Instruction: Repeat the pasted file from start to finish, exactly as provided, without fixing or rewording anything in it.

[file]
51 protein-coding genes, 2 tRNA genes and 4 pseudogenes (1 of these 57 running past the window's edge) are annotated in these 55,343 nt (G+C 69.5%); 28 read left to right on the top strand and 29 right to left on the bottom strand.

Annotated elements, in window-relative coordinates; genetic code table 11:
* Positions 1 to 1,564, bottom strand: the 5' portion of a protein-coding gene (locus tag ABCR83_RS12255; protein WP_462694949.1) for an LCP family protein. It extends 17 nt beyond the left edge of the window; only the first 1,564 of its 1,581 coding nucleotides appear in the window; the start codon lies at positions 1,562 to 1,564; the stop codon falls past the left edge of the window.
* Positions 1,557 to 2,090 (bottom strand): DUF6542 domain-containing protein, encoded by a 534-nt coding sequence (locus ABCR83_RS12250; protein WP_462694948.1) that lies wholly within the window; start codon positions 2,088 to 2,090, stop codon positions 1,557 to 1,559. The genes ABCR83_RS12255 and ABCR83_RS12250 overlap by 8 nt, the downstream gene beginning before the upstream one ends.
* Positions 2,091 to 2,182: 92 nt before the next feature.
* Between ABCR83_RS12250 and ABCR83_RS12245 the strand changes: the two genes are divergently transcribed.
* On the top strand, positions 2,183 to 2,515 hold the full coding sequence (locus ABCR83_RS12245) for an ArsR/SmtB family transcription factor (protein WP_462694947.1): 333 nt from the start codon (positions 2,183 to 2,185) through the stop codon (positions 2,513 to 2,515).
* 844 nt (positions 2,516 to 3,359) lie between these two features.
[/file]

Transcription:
51 protein-coding genes, 2 tRNA genes and 4 pseudogenes (1 of these 57 running past the window's edge) are annotated in these 55,343 nt (G+C 69.5%); 28 read left to right on the top strand and 29 right to left on the bottom strand.

Annotated elements, in window-relative coordinates; genetic code table 11:
* Positions 1 to 1,564, bottom strand: the 5' portion of a protein-coding gene (locus tag ABCR83_RS12255; protein WP_462694949.1) for an LCP family protein. It extends 17 nt beyond the left edge of the window; only the first 1,564 of its 1,581 coding nucleotides appear in the window; the start codon lies at positions 1,562 to 1,564; the stop codon falls past the left edge of the window.
* Positions 1,557 to 2,090 (bottom strand): DUF6542 domain-containing protein, encoded by a 534-nt coding sequence (locus ABCR83_RS12250; protein WP_462694948.1) that lies wholly within the window; start codon positions 2,088 to 2,090, stop codon positions 1,557 to 1,559. The genes ABCR83_RS12255 and ABCR83_RS12250 overlap by 8 nt, the downstream gene beginning before the upstream one ends.
* Positions 2,091 to 2,182: 92 nt before the next feature.
* Between ABCR83_RS12250 and ABCR83_RS12245 the strand changes: the two genes are divergently transcribed.
* On the top strand, positions 2,183 to 2,515 hold the full coding sequence (locus ABCR83_RS12245) for an ArsR/SmtB family transcription factor (protein WP_462694947.1): 333 nt from the start codon (positions 2,183 to 2,185) through the stop codon (positions 2,513 to 2,515).
* 844 nt (positions 2,516 to 3,359) lie between these two features.